Surprise new sporting Ford

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The Ford Motor Company caused quite a stir at the Brussels Show last month when they unveiled a new mid-engined two-seater sports prototype which must have sent a shiver down the spines of a lot of the specialist manufacturers. The attractively-styled car, called the GT70, is, say Ford, the next logical step in the company’s wide and successful international competition programme. At present there are no plans to market the car to the public and the machine is just for the use of Ford’s competition people, but it does seem on the cards that in the future the GT70 will be generally available.

The car has been specifically engineered to employ many of the components currently in use with the Escort, the Capri, the Taunus, the Cortina, the Ford 17M/20M and even the Zephyr/Zodiac range. Thus the GT70 is intended to complement the continuous design, development and test of components for volume-production Ford cars of both today and the future.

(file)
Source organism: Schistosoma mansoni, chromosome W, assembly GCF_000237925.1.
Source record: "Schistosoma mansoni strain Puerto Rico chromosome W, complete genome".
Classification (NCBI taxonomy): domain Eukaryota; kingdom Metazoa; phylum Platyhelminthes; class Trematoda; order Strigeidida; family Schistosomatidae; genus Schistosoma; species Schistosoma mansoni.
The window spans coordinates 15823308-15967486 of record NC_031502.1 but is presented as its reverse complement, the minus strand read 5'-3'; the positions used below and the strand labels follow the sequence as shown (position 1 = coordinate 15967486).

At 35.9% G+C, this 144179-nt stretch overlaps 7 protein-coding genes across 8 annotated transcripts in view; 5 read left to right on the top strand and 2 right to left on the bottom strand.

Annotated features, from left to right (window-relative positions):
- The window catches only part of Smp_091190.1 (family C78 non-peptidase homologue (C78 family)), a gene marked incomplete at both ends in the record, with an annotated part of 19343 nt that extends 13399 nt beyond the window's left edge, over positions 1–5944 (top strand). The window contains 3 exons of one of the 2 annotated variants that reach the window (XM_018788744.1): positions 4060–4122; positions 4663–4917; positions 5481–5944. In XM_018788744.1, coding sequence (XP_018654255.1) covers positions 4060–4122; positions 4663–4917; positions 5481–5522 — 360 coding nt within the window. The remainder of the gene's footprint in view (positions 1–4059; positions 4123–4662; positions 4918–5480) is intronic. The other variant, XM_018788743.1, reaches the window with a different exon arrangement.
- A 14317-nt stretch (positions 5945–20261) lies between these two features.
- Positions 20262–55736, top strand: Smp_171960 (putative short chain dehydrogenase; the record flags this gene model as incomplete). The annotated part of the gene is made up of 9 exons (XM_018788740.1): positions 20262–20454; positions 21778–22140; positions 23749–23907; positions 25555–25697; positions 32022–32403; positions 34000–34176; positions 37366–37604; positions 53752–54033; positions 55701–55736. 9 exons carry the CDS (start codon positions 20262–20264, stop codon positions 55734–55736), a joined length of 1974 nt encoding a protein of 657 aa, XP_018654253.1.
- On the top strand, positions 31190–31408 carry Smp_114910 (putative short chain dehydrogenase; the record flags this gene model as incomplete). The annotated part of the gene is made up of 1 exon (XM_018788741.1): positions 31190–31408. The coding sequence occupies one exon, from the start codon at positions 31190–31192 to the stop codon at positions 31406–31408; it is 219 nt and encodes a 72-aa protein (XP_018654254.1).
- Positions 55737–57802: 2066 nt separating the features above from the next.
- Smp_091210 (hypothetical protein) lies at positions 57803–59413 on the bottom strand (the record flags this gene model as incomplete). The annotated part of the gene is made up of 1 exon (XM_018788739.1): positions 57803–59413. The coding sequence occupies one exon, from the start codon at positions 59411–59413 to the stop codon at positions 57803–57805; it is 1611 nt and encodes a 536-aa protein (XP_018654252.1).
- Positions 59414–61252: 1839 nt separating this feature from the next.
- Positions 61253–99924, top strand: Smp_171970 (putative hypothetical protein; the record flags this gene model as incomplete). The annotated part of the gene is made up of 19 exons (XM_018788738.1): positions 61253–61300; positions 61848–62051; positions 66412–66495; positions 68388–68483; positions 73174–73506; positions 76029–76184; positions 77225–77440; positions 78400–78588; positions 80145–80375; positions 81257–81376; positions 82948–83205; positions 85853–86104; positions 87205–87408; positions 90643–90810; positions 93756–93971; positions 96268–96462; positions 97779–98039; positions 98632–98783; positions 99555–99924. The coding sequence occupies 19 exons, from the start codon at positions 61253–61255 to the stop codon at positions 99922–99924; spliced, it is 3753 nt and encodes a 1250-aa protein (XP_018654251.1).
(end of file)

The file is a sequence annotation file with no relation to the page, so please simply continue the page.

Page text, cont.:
The basic planning of the car was that of Stuart Turner, Director of Motoring Sport, Ford of Europe and Jochen Neerpasch, the Competitions Manager for Ford Germany. They were worried that, despite making the Escorts as competitive as possible, such a front-engined rear-wheel-drive car would never be a match for the advanced rear-engined Porsche 911s. So make no mistake the intention of the GT70 is to be a Porsche and Alpine beater on rallies, and if all goes well a similar threat to Porsche 911s, Lotus Europas and the like on the open market.

Vehicle design has been in the hands of Len Bailey, who was chief executive engineer on the Ford GT project run with Alan Mann Racing, and the body design was developed within the Ford Research and Engineering Centre under the direction of Joe Oros. Ford’s team of race and rally drivers were brought into the design studio to prove out the special seats and the position of instruments and controls. The co-ordination of the entire project was the responsibility of the Advanced Vehicle Operations at Aveley, and one could guess that if the GT70 is put into production it would be at the AVO plant, described in last month’s issue.